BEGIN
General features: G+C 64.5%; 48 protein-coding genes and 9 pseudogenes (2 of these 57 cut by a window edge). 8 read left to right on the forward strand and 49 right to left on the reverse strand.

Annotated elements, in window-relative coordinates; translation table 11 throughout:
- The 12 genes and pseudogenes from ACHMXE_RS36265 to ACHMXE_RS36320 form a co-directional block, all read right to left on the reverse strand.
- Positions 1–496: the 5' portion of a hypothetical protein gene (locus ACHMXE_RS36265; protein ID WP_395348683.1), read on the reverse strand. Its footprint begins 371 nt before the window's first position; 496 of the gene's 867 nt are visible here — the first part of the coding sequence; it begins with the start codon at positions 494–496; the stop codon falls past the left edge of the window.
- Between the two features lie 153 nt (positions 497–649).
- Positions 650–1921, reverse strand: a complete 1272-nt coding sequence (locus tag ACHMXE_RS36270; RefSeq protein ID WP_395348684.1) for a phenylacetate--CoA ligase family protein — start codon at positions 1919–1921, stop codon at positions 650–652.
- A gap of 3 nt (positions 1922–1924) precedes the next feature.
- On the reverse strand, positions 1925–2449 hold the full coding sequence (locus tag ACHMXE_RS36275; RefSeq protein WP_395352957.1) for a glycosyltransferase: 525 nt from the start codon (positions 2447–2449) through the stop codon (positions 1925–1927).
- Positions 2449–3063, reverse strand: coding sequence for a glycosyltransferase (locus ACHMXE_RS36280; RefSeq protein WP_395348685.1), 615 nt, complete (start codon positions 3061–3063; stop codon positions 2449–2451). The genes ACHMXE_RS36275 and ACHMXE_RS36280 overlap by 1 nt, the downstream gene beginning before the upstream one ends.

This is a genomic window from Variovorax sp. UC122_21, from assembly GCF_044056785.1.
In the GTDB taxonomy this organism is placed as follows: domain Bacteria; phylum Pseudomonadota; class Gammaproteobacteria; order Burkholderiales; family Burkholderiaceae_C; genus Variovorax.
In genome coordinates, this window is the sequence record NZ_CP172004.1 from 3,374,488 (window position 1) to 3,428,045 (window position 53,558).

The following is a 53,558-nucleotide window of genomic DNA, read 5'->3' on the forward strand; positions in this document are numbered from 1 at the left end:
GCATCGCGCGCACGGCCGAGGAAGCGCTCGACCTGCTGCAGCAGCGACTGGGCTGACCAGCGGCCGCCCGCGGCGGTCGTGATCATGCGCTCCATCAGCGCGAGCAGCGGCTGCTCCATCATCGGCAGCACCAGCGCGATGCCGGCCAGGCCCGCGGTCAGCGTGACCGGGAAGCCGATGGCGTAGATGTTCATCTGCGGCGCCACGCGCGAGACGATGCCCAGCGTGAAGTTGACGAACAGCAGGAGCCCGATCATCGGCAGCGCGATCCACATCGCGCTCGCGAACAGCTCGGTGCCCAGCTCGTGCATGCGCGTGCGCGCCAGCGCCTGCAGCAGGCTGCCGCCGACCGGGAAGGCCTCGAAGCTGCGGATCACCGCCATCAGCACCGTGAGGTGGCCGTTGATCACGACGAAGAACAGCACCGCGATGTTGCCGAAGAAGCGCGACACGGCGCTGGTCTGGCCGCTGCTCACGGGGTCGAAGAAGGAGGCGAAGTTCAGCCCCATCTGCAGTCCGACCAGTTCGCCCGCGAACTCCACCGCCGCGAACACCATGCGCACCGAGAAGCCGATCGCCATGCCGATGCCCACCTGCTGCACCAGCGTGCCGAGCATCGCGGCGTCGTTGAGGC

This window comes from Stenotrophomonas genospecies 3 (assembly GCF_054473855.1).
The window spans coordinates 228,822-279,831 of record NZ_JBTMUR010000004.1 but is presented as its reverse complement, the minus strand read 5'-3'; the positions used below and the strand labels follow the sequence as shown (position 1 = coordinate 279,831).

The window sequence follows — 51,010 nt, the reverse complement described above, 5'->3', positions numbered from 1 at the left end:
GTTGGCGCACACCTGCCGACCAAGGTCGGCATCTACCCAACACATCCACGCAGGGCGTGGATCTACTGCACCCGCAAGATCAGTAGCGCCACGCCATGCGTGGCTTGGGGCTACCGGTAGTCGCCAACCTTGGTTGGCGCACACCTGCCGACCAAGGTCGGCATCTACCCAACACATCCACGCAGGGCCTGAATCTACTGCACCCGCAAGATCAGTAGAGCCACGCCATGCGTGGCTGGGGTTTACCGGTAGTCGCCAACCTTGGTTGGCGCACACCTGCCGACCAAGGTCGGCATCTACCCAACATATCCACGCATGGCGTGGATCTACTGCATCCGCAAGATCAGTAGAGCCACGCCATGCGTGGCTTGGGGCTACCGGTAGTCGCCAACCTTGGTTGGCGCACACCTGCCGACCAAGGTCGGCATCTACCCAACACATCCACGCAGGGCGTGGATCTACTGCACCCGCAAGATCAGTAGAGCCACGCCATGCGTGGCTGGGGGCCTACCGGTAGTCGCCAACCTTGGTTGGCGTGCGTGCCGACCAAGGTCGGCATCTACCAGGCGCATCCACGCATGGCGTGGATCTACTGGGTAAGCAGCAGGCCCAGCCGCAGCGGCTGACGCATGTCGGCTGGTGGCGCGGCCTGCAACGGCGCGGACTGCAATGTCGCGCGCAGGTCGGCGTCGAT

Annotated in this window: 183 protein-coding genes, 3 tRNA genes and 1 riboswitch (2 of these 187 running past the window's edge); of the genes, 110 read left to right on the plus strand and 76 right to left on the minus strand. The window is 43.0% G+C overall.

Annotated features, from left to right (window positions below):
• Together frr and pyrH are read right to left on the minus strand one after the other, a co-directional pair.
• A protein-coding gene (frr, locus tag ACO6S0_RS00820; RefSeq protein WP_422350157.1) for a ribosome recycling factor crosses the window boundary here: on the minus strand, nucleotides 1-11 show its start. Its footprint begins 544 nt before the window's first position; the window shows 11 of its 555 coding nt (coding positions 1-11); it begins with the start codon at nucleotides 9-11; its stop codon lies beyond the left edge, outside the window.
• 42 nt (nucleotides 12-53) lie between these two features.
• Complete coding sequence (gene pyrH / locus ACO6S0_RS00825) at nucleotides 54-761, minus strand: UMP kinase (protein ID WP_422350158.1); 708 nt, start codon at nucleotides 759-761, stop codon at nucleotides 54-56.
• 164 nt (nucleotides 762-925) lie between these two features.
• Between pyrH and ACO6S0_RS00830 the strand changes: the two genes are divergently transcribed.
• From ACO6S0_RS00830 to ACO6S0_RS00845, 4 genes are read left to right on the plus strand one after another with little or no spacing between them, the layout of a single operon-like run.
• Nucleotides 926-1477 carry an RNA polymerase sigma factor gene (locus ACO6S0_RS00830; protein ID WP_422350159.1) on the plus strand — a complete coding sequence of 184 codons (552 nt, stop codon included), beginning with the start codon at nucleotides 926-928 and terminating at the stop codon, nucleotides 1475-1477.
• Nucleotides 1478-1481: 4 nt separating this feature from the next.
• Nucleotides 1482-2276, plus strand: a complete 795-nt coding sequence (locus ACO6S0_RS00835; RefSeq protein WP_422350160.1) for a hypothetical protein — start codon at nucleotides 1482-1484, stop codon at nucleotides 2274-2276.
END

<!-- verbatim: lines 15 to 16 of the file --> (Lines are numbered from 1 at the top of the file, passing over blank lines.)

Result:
This window comes from Stenotrophomonas genospecies 3 (assembly GCF_054473855.1).
The window spans coordinates 228,822-279,831 of record NZ_JBTMUR010000004.1 but is presented as its reverse complement, the minus strand read 5'-3'; the positions used below and the strand labels follow the sequence as shown (position 1 = coordinate 279,831).